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Problem: Fan will not come on in the “On” position or your fan will not come on when you turn the thermostat down


Problem: Fan will not come on in the “ON” position or your fan will not come on when you turn the thermostat down in the air conditioning mode.

Solution: Test to make sure you are getting 24 to 28 volts AC between the G (green) and C (com) terminals on you fan center or control board. If you aren’t getting 24 volts between G and C then you might have a thermostat problem, a thermostat wire problem or the low voltage fuse on the control board might be blown. Below we have a picture of a control board that shows the low voltage fuse. If you think you need a control board please email us with your furnace’s model number and we will be glad to try a find the right board for your furnace. Our email address is: You might need a new fan center relay (if your furnace is equipped), fan sequencer or furnace control board.


A sequencer looks like the picture below. Sequencers are used most of the time in air handlers (heat pumps, electric furnaces) to control the fan blower and turn on the electric heaters in a sequence so the electric heaters to do come on all at the same time. Most of the newer air handlers have electronic circuit boards. You should have continuity between M1 and M2 when 24 volts Ac is applied to the bottom terminals. We have sequencers for sale on our site. Please search for “sequencers”.

2 Stack Sequencer

Purpose of the Fan Center Relay: The purpose of the fan center relay is to provide a low voltage control (24 Volts) to control a relay that can be used to control two-speed blower motors and auxiliary circuits in heating or cooling equipment. Many of the newer furnaces do not have fan center relays, but many of the older furnaces and some new furnaces still do. You would need to look inside your furnace to determine if you have a fan center relay. Some of the relays are attached to a junction box where the power comes into the furnace, and others are located in the blower compartment attached to the blower housing. You might not have the relay that we sell below. Many of the newer furnaces are control by electronic circuit boards. We sell the White-Rodgers fan control center on our site. Please search for “fan center”. If you think the control board is causing the fan to not come on please send us your furnace’s model number and we will try and find out which control board your furnace uses. Our email address is:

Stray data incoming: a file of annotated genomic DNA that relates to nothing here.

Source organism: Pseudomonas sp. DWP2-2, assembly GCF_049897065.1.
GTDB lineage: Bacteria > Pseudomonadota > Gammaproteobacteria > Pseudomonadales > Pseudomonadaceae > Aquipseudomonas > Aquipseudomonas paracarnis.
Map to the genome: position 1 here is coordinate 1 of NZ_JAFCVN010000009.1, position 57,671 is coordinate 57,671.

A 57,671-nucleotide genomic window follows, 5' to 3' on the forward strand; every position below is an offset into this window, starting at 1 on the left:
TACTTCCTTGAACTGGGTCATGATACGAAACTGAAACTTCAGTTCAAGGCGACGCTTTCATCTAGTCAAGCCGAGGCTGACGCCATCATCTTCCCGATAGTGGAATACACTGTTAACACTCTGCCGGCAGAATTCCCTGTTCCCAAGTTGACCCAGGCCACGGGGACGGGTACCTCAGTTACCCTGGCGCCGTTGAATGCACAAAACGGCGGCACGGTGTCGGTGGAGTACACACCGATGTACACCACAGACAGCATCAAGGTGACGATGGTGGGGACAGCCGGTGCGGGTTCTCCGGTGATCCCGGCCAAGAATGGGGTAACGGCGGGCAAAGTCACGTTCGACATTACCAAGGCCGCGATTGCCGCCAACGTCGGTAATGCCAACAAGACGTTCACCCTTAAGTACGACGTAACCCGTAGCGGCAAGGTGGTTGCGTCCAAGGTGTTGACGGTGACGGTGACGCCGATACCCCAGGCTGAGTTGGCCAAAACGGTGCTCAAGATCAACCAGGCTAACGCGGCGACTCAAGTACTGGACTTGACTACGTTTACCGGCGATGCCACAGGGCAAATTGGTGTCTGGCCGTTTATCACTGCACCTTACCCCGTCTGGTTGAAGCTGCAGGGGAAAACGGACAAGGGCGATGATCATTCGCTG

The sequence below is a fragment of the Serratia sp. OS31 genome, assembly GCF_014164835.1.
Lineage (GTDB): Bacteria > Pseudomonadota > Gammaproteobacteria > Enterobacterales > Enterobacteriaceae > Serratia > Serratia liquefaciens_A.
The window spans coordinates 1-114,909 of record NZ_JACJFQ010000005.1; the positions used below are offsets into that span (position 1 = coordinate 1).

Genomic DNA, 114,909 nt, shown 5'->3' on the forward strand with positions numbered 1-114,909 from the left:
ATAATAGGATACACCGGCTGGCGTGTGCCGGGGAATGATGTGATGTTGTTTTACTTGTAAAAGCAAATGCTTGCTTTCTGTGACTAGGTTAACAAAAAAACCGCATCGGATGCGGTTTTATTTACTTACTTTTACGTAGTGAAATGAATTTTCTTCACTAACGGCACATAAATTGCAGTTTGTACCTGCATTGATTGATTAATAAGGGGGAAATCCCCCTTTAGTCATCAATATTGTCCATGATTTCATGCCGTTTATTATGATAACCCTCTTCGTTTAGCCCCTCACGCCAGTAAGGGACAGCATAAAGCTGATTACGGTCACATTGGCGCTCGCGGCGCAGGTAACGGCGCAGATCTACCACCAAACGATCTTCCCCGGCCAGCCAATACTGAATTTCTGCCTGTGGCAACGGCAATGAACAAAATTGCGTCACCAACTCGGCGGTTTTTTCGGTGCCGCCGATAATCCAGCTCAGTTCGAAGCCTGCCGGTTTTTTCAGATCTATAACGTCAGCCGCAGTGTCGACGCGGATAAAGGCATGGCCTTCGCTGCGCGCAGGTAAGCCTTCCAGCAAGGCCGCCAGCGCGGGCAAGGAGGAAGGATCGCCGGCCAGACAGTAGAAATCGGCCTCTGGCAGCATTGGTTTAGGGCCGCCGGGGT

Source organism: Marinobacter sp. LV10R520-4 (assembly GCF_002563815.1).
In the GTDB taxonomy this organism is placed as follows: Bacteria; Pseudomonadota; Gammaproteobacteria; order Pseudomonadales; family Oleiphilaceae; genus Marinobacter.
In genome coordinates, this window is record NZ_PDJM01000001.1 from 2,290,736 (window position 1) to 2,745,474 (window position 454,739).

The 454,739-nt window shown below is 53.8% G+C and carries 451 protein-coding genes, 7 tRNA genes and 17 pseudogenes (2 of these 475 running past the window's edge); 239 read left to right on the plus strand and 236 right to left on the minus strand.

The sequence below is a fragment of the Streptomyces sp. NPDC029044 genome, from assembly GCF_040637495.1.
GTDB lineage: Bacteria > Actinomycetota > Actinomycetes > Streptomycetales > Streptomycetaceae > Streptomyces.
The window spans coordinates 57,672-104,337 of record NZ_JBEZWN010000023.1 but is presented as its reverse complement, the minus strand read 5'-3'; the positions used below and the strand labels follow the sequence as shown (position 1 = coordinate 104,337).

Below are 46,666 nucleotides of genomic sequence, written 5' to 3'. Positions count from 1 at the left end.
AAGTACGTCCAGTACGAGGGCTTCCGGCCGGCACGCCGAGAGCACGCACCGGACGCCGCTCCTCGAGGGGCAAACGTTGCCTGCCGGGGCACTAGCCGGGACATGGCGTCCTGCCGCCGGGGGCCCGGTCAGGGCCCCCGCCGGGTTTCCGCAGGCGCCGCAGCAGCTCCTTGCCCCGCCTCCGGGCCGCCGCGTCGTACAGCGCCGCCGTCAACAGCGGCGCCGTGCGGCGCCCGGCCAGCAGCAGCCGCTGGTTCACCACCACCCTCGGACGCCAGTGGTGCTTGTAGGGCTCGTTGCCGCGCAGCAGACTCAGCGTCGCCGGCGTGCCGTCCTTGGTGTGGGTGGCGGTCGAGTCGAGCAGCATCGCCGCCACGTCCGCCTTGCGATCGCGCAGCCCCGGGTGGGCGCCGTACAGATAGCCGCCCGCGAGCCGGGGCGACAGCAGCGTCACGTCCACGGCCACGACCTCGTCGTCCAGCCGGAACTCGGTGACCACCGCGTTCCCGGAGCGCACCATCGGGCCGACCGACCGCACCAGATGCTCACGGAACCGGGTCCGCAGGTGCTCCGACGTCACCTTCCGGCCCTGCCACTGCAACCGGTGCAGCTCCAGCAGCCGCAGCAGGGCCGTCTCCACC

Troubleshooting procedure:

1. Make sure that your furnace switch is “ON” the furnace blower compartment door is on and secure. Move the lever on the thermostat to the “ON” position. The fan blower should come on. If it doesn’t then you probably have loose or burnt wires in behind the relay or you may need a new fan relay or circuit board.
2. Many times wires are either loose or burnt behind the fan center relay. First make sure your furnace power is turned off. Remove the fan center relay and inspect it for loose or burnt wires. Repair wires and reinstall fan center relay. Turn the power to the furnace back “ON.” Hopefully you have fixed the problem!
3. With the furnace on use a multimeter set to AC Volts, to test between terminals “R” and “C.” You should get a voltage reading of approximately 24 volts AC. If you do not get any voltage reading, your low voltage transformer might need replacing or you are not getting high voltage to power the transformer. Sometimes furnace manufacturer’s connect the furnaces transformer through the limit control so if your furnace over heats or if the limit is stuck open then you will not get power to the transformer. There are quiet a few variables that can occur to cause furnace problems. I believe I have covered the main problems. If you have the fan center relay like we sell below the low voltage transformer is combined with the fan relay. This relay will work on motors up to 3/4 horse power.

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